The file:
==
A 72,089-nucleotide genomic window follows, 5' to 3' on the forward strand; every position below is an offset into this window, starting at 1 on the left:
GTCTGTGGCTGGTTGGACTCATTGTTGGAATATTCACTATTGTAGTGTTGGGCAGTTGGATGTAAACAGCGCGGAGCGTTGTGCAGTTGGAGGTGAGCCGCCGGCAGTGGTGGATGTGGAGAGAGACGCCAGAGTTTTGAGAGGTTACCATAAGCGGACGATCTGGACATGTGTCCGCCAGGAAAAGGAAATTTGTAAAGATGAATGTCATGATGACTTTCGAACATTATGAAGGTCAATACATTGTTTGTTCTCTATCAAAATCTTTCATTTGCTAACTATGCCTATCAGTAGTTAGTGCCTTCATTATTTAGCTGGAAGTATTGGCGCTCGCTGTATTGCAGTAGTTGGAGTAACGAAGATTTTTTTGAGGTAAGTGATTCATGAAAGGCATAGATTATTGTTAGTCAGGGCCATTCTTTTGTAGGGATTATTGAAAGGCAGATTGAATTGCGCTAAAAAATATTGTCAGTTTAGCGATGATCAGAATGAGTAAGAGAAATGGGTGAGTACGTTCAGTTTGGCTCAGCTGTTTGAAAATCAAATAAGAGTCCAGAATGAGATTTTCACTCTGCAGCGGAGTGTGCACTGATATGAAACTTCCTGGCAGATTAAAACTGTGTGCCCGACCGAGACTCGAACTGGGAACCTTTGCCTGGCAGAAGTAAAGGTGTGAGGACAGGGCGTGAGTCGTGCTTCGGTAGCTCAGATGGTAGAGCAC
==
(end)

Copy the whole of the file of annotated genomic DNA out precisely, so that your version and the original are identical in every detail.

A 72,089-nucleotide genomic window follows, 5' to 3' on the forward strand; every position below is an offset into this window, starting at 1 on the left:
GTCTGTGGCTGGTTGGACTCATTGTTGGAATATTCACTATTGTAGTGTTGGGCAGTTGGATGTAAACAGCGCGGAGCGTTGTGCAGTTGGAGGTGAGCCGCCGGCAGTGGTGGATGTGGAGAGAGACGCCAGAGTTTTGAGAGGTTACCATAAGCGGACGATCTGGACATGTGTCCGCCAGGAAAAGGAAATTTGTAAAGATGAATGTCATGATGACTTTCGAACATTATGAAGGTCAATACATTGTTTGTTCTCTATCAAAATCTTTCATTTGCTAACTATGCCTATCAGTAGTTAGTGCCTTCATTATTTAGCTGGAAGTATTGGCGCTCGCTGTATTGCAGTAGTTGGAGTAACGAAGATTTTTTTGAGGTAAGTGATTCATGAAAGGCATAGATTATTGTTAGTCAGGGCCATTCTTTTGTAGGGATTATTGAAAGGCAGATTGAATTGCGCTAAAAAATATTGTCAGTTTAGCGATGATCAGAATGAGTAAGAGAAATGGGTGAGTACGTTCAGTTTGGCTCAGCTGTTTGAAAATCAAATAAGAGTCCAGAATGAGATTTTCACTCTGCAGCGGAGTGTGCACTGATATGAAACTTCCTGGCAGATTAAAACTGTGTGCCCGACCGAGACTCGAACTGGGAACCTTTGCCTGGCAGAAGTAAAGGTGTGAGGACAGGGCGTGAGTCGTGCTTCGGTAGCTCAGATGGTAGAGCAC